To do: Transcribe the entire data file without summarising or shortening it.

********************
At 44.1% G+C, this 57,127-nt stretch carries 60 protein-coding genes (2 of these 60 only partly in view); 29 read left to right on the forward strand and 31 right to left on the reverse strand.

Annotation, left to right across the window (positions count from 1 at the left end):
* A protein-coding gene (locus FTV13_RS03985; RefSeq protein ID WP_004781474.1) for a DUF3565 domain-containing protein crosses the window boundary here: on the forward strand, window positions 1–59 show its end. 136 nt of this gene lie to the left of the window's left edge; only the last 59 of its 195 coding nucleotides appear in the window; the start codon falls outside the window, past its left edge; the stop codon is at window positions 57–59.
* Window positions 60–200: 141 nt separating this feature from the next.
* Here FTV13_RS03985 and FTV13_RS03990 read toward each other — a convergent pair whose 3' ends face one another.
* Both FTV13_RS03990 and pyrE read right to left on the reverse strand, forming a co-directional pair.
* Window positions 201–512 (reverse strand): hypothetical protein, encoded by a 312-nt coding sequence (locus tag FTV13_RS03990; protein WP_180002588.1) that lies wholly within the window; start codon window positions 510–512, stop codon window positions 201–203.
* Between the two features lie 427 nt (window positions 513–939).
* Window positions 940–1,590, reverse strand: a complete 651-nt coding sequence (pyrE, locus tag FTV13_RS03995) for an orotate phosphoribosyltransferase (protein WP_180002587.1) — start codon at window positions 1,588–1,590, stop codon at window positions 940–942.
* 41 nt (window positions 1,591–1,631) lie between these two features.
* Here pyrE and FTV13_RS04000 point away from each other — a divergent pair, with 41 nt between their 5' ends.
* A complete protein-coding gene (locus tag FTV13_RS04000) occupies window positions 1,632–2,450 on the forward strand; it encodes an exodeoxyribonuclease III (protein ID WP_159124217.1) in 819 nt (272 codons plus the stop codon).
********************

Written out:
At 44.1% G+C, this 57,127-nt stretch carries 60 protein-coding genes (2 of these 60 only partly in view); 29 read left to right on the forward strand and 31 right to left on the reverse strand.

Annotation, left to right across the window (positions count from 1 at the left end):
* A protein-coding gene (locus FTV13_RS03985; RefSeq protein ID WP_004781474.1) for a DUF3565 domain-containing protein crosses the window boundary here: on the forward strand, window positions 1–59 show its end. 136 nt of this gene lie to the left of the window's left edge; only the last 59 of its 195 coding nucleotides appear in the window; the start codon falls outside the window, past its left edge; the stop codon is at window positions 57–59.
* Window positions 60–200: 141 nt separating this feature from the next.
* Here FTV13_RS03985 and FTV13_RS03990 read toward each other — a convergent pair whose 3' ends face one another.
* Both FTV13_RS03990 and pyrE read right to left on the reverse strand, forming a co-directional pair.
* Window positions 201–512 (reverse strand): hypothetical protein, encoded by a 312-nt coding sequence (locus tag FTV13_RS03990; protein WP_180002588.1) that lies wholly within the window; start codon window positions 510–512, stop codon window positions 201–203.
* Between the two features lie 427 nt (window positions 513–939).
* Window positions 940–1,590, reverse strand: a complete 651-nt coding sequence (pyrE, locus tag FTV13_RS03995) for an orotate phosphoribosyltransferase (protein WP_180002587.1) — start codon at window positions 1,588–1,590, stop codon at window positions 940–942.
* 41 nt (window positions 1,591–1,631) lie between these two features.
* Here pyrE and FTV13_RS04000 point away from each other — a divergent pair, with 41 nt between their 5' ends.
* A complete protein-coding gene (locus tag FTV13_RS04000) occupies window positions 1,632–2,450 on the forward strand; it encodes an exodeoxyribonuclease III (protein ID WP_159124217.1) in 819 nt (272 codons plus the stop codon).